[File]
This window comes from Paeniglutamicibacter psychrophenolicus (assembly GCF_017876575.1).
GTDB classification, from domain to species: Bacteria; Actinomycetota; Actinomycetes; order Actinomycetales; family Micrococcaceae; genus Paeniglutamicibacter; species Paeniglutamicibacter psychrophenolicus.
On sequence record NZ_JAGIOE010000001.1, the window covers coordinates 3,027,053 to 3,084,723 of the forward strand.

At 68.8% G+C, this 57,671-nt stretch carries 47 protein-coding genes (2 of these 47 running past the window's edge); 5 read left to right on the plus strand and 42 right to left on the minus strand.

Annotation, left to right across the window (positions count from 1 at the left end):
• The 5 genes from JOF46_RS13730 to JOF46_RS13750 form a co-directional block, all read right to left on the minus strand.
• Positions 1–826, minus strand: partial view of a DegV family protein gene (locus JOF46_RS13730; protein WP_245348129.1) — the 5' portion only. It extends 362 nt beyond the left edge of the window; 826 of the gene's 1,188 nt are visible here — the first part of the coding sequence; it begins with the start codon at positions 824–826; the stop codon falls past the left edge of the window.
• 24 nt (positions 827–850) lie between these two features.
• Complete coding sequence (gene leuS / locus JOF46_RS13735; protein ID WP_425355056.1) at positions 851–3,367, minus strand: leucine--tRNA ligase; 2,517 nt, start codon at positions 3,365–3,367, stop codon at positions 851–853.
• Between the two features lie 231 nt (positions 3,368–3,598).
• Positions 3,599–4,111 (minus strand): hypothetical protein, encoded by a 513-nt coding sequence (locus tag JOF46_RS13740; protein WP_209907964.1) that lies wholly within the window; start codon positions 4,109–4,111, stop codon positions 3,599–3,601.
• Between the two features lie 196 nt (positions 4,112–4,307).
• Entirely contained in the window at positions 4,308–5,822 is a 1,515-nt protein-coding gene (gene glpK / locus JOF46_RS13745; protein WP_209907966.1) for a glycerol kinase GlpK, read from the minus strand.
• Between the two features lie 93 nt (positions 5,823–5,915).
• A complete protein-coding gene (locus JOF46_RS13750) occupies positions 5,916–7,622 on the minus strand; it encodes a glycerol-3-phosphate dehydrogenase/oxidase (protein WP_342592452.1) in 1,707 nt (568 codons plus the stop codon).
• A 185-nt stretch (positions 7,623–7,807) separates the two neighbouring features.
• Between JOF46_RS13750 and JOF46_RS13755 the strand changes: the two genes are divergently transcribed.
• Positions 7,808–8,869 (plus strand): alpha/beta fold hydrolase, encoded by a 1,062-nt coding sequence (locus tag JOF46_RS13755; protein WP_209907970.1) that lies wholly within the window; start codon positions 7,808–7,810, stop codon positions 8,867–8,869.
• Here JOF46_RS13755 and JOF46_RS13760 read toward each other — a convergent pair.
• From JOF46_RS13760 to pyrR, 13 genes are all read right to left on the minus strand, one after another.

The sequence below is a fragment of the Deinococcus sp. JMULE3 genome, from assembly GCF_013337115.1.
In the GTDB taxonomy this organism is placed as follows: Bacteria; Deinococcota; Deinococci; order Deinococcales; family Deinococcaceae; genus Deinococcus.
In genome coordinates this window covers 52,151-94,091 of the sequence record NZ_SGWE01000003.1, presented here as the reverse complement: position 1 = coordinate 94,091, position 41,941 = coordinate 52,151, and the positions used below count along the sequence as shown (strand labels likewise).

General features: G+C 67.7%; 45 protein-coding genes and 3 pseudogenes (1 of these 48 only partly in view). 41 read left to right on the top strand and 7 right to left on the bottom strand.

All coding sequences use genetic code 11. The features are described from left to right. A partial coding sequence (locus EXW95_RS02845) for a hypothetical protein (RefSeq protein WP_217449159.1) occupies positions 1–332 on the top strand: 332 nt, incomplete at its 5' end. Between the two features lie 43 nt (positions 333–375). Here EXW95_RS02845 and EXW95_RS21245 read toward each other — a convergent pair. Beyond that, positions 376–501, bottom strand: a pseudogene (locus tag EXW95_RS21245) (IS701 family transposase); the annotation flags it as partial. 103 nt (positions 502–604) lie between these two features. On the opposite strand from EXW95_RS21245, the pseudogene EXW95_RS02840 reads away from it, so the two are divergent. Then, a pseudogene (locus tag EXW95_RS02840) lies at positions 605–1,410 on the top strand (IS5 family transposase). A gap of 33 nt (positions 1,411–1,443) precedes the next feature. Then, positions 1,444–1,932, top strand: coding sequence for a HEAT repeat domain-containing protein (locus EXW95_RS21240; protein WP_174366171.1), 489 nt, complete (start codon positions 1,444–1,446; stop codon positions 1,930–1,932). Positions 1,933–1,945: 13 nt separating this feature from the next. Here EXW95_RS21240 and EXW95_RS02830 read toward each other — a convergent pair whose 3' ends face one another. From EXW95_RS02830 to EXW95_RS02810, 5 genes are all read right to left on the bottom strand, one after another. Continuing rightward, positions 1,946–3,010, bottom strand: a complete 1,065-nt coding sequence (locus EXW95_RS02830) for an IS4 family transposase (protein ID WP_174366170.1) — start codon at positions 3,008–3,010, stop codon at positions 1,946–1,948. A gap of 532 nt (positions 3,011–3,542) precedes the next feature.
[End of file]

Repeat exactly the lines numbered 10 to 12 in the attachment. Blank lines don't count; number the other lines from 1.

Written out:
• Between the two features lie 231 nt (positions 3,368–3,598).
• Positions 3,599–4,111 (minus strand): hypothetical protein, encoded by a 513-nt coding sequence (locus tag JOF46_RS13740; protein WP_209907964.1) that lies wholly within the window; start codon positions 4,109–4,111, stop codon positions 3,599–3,601.
• Between the two features lie 196 nt (positions 4,112–4,307).